ANTIULCER ACTIVITY OF CONTROLLED RELEASE FORMULATION CONTAINING AQUEOUS EXTRACT OF ACACIA CATECHU WILLD ON RODENT MODELS
Objective: To study the Antiulcer activity of aqueous extract of acacia catechu willd on rodent models by controlled release formulation.
Methods: Microspheres were prepared by solvent evapoaration method and were evaluated for various parameters like SEM, stability and in vitro relese. And acacia catechu willd loaded microspheres were evaluated for in vivo study involving Gastric ulceration in rats was induced by Ethanol/HCl. Ulcer genic effect (Ulcer Index), pH and Total acidity, Histopathological studies.
Results: Results indicated that Acacia catechu willd microspheres contains some active constituents like flavanoid which are responsible for its anti ulcer activity. Also it was observed aqueous extract loaded microspheres showed maximum activity was found (200 mg/kg) with standard Cimetidine (100 mg/kg) also, the results revealed that aqueous extract microspheres at 200 mg/kg had reduced ulcer incidence significantly, when compared to the control as evident by decrease in ulcer score in the model.
Conclusion: Based on the result it can be concluded that microspheres loaded with aqueous extracts of Acacia catechu willd produced promising antiulcer activity and were safe.
2. Asolkar LV, Kakkar KK. Second supplement to glossary of indian medicinal plants with active principles. Part I. Publication and Information Directorate (CSIR), New Delhi; 1992. p. 201-3.
3. B Guizot, DJ Armstrong, PNC Elliot, JL Ford, C Rostron. Investigation of in vitro release characteristics of NSAID-loaded polylactic acid microspheres. J Microencapsulation 1996:13:701â€“8.
4. Bancroft JD, Cook BC. Manual of histological techniques. Churchill Livingstone, Edinburgh NY, Baron JH. Current views of the pathogenesis of peptic ulcer. Stand J Gastroenterol 1984. p. 7-20.
5. Bimla, Meera, Chander, Jagdish, Kalidhar SB. A review on the chemistry and bioactivity of acacia spp. J Med Aromatic Plants Sci 2005;3:51-90.
6. Friedman GD, Siegelaub AB, Seltzer C. Cigarettes, alcohol, coffee, and peptic ulcer. N Engl J Med 1974;290:469-73.
7. Sontag S, Graham DY, Belisto A. Cimetidine, cigarette smoking, and recurrence of duodenal ulcer. Med 1984;311:689-93.
8. Srivastava AK, Ridhurkar DN, Wadhwa S. Floating microspheres of cimetidine: formulation, characterization and in vitro evaluation. Acta Pharm 2005;55:277â€“85.
9. Kurata JH, Honda GD, Frankl H. Hospitalization and mortality rates for peptic ulcers: a comparison of a large health maintenance organization and the United States data. Gastroenterology 1982;83:1008-16.
10. Gattani YS, Bhagwat DA, Maske AP. Formulation and evaluation of intragastric floating drug delivery system of diltiazem hydrochloride. Asian J Pharm 2008;2:228-31.
11. Gledhill T, Howard OM, Buck M. Single nocturnal dose of H, receptor antagonist for the treatment of duodenal ulcer. Gut 1983;24:904-8.
12. Lakshmi T, Geetha RV, Roy Anitha. In vitro evaluation of antibacterial activity of acacia catechu willd heartwood extract. Int J Pharma Biosci 2012;2:12.
13. Evans WC, Trease Pharmacognosy. 16th ed. London: Saunders Elsevier; 2009. p. 232-4.
14. Kokate CK, Purohit AP, Gokhle S. B Pharmacognosy 13Th edition Pune Nirali Prakashan; 2007. p. 124.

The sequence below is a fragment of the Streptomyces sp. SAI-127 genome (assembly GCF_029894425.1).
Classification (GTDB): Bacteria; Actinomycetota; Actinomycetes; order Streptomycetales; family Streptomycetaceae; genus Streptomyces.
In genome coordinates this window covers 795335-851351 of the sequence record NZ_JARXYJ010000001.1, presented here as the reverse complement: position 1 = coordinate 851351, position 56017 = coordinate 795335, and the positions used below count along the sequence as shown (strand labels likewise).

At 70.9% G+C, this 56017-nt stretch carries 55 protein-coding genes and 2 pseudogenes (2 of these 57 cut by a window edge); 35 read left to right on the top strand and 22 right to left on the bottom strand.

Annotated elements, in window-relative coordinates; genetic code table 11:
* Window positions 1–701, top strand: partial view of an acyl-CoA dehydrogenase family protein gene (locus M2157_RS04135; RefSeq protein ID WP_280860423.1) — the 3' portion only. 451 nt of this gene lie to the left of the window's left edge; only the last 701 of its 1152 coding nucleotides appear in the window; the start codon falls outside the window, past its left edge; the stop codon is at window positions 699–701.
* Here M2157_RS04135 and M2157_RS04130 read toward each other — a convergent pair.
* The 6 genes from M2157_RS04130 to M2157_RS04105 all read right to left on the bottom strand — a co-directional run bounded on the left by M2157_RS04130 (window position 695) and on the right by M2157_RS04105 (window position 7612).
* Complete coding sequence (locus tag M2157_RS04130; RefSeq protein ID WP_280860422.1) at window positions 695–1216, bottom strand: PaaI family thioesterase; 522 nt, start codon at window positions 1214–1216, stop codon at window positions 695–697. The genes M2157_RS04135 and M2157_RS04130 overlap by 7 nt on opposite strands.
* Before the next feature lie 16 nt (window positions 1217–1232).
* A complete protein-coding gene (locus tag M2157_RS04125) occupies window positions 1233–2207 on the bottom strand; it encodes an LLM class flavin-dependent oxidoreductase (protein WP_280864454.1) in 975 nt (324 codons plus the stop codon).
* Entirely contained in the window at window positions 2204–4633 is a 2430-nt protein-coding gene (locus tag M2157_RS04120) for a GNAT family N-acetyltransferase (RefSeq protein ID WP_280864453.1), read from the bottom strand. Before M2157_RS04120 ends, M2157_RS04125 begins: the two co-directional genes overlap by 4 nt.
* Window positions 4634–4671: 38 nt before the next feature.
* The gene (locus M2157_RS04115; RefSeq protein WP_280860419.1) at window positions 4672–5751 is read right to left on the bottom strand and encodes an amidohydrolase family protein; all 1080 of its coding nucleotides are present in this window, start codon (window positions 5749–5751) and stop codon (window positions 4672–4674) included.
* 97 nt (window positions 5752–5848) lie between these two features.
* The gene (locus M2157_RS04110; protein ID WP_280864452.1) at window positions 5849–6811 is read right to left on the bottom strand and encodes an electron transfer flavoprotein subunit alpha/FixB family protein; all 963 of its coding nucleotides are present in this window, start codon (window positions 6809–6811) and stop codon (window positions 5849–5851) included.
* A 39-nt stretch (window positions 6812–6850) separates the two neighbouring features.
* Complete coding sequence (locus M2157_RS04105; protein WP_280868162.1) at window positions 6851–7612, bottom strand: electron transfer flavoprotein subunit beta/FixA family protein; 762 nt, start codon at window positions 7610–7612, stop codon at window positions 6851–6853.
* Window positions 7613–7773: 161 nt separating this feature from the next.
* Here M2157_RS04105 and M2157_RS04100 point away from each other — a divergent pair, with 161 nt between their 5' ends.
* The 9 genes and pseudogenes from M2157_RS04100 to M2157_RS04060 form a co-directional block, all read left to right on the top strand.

15. Lakshmi T, Geetha RV, Roy Anita. Acacia catechu willdâ€“a pharmacological review. Int J Curr Res Rev 2011;3:1380-9.
16. Lam SK, Isenberg JI, Grossman MI. Rapid gastric emptying in duodenal ulcer patients. Dig Dis Sci 1982;27:598-604.
17. Malagelada JR, Lonstreth GF, Deering TB. Gastric secretion and emptying after ordinary meals in duodenal ulcer. Gastroenterology 1977;73:989-94.
18. McCoy RF, Greenberg GR, Baron JH. Duodenal pH in health and duodenal ulcer disease. Gut 1984;25:386-92.
19. Patel, Jayshree, Vipin, Shreyas. Antimicrobial screening and phytochemical analysis of the resin part of Acacia catechu pharmaceutical. Biol J 2009;47:34-7.
20. Mendel A. What has been happening to a duodenal ulcer? Gastroenterology; 1974. p. 1020-2.
21. Mizui T, Dotuchi M. Effect of polyamines on acid and an ethanol-induced gastric lesion in rats. Japan J Pharmacol 1983;33:939â€“45.
22. Naik GH, Priyadarsini KI, Satav JG, Banavalikar MM, Sohoni DP, Biyani MK, et al. the Comparative antioxidant activity of individual herbal components used in Ayurvedic medicine. Phytochemistry 2003;63:97-104.
23. Patil SS, Bhide AA, Gorle AM. Antiulcer activity and Anti-inflammatory studies on acacia catechu. Indian Drugs 2010;47:52-3.
24. Rao PR, Seshadri TR. Epi-catechin from Acacia catechu. J Sci Indian Res 2008;2:59.
25. SK Bhattacharya. Hand Book of Medicinal Plant. Pointer publishers, Jaipur; 2001. p. 230.
26. Sethi RK, Guru P, Sahu SK, Das PK, Barik B. Design and development of drug loaded microsphere by utilizing emulsion solvent evaporation method. Int J Pharm Sci 2010;1:46-9.
27. Sharma P, Dayal R, Ayyer KS. Acylglucosterole from Acacia catechu. J Med Aromatic Plants Sci 1999;21:1002-5.
28. Wallis TE. Textbook of pharmacognosy, CBS Publishers and Distributors, New Delhi. 5th Edition; 2011. p. 133-7.
29. Pramod Kumar, Shahid H Ansari, Javed Ali. Herbal remedies for the treatment of periodontal disease-a patent review recent patents on drug delivery and formulation 2009;3:221-8.
30. Price WA, Grizzle JA, Postlewait RW. Results of operation for duodenal ulcer; 1970;131:233-44.